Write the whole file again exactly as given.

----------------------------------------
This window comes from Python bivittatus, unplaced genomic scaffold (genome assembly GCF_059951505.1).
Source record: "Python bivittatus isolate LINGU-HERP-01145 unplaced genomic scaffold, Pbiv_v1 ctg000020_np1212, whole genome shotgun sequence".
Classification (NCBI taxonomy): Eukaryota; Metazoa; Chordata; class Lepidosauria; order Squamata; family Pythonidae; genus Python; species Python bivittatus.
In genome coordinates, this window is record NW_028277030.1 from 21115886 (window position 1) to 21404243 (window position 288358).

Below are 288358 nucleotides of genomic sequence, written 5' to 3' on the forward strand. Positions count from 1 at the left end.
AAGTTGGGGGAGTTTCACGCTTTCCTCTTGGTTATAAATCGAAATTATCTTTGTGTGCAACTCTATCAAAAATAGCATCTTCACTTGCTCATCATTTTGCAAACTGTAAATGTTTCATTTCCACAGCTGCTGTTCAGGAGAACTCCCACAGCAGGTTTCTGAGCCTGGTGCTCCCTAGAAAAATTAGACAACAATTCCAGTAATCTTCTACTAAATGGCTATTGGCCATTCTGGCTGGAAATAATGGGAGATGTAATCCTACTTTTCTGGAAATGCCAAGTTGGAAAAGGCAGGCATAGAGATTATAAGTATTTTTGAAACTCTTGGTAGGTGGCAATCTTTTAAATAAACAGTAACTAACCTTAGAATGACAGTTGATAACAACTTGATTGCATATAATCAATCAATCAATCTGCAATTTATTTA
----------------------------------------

This window comes from Python bivittatus, unplaced genomic scaffold (genome assembly GCF_059951505.1).
Source record: "Python bivittatus isolate LINGU-HERP-01145 unplaced genomic scaffold, Pbiv_v1 ctg000020_np1212, whole genome shotgun sequence".
Classification (NCBI taxonomy): Eukaryota; Metazoa; Chordata; class Lepidosauria; order Squamata; family Pythonidae; genus Python; species Python bivittatus.
In genome coordinates, this window is record NW_028277030.1 from 21115886 (window position 1) to 21404243 (window position 288358).

Below are 288358 nucleotides of genomic sequence, written 5' to 3' on the forward strand. Positions count from 1 at the left end.
AAGTTGGGGGAGTTTCACGCTTTCCTCTTGGTTATAAATCGAAATTATCTTTGTGTGCAACTCTATCAAAAATAGCATCTTCACTTGCTCATCATTTTGCAAACTGTAAATGTTTCATTTCCACAGCTGCTGTTCAGGAGAACTCCCACAGCAGGTTTCTGAGCCTGGTGCTCCCTAGAAAAATTAGACAACAATTCCAGTAATCTTCTACTAAATGGCTATTGGCCATTCTGGCTGGAAATAATGGGAGATGTAATCCTACTTTTCTGGAAATGCCAAGTTGGAAAAGGCAGGCATAGAGATTATAAGTATTTTTGAAACTCTTGGTAGGTGGCAATCTTTTAAATAAACAGTAACTAACCTTAGAATGACAGTTGATAACAACTTGATTGCATATAATCAATCAATCAATCTGCAATTTATTTA